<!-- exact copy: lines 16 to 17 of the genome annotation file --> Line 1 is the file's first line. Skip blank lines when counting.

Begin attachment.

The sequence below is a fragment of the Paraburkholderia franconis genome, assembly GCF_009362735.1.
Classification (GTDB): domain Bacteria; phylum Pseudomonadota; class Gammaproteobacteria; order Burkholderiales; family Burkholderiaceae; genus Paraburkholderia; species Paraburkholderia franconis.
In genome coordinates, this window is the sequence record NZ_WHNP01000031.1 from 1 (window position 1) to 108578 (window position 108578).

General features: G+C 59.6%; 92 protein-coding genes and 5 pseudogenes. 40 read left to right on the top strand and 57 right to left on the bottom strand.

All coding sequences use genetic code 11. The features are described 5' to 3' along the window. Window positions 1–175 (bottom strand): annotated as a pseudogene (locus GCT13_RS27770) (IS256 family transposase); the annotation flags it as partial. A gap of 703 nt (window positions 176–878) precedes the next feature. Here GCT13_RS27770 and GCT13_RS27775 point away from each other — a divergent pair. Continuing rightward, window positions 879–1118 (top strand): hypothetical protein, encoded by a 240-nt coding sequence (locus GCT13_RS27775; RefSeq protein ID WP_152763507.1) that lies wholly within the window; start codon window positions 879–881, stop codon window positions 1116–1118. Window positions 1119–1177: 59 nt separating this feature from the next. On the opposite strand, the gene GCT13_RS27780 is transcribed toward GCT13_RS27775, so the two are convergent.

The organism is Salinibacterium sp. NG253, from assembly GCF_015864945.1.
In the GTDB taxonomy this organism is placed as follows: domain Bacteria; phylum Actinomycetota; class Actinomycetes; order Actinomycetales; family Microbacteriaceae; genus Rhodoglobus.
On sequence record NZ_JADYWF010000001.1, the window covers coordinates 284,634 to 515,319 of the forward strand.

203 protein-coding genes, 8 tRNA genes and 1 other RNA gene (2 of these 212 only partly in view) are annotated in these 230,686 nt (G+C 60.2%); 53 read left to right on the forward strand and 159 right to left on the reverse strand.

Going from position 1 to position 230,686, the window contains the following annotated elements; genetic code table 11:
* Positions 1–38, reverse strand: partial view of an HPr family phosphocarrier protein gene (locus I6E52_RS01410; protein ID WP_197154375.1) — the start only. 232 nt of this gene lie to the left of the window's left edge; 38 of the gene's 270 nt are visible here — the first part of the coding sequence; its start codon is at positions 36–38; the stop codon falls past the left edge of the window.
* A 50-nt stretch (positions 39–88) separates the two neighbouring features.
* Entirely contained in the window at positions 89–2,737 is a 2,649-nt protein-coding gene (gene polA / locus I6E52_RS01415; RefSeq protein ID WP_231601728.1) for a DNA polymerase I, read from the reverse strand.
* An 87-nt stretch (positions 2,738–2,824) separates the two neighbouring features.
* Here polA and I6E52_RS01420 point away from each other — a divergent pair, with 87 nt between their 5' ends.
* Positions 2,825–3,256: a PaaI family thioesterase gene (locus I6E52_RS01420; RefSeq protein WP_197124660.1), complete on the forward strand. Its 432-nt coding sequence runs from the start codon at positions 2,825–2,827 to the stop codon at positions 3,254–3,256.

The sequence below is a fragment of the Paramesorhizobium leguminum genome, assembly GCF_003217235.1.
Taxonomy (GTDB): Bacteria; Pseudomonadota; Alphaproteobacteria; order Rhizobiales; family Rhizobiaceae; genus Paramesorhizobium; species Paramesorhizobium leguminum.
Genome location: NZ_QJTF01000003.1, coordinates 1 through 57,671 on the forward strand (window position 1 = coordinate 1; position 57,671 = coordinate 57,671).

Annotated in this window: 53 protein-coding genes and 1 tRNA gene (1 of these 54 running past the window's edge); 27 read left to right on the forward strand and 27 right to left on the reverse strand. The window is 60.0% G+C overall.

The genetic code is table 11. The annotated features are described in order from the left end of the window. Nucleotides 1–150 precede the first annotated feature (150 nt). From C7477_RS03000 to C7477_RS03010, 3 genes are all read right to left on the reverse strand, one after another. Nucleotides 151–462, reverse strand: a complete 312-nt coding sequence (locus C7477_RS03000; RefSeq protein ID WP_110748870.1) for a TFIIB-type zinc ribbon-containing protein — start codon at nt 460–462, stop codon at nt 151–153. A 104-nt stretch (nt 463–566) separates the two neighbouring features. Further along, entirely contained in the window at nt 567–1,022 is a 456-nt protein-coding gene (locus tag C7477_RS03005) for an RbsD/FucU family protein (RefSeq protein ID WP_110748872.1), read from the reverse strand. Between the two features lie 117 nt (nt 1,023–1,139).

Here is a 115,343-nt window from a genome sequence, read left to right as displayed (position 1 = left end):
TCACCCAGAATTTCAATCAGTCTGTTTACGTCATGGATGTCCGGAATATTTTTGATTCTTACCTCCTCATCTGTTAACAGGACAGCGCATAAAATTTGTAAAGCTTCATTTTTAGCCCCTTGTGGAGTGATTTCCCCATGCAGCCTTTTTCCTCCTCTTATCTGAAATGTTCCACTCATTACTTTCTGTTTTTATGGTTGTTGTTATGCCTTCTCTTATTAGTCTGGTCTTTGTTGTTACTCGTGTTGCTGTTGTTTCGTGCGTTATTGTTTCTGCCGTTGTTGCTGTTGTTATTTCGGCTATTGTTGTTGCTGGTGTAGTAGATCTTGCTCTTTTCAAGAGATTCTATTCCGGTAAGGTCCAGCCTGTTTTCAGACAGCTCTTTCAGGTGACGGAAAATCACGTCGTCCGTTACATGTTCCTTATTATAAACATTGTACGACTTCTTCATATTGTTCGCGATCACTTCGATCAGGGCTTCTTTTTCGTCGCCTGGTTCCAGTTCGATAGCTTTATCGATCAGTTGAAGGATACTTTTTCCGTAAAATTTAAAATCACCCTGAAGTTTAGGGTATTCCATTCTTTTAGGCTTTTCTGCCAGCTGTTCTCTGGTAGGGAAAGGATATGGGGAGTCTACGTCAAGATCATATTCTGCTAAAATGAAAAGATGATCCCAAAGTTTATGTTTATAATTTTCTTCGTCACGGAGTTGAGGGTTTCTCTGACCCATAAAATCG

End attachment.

* Positions 2,825–3,256: a PaaI family thioesterase gene (locus I6E52_RS01420; RefSeq protein WP_197124660.1), complete on the forward strand. Its 432-nt coding sequence runs from the start codon at positions 2,825–2,827 to the stop codon at positions 3,254–3,256.

The sequence below is a fragment of the Paramesorhizobium leguminum genome, assembly GCF_003217235.1.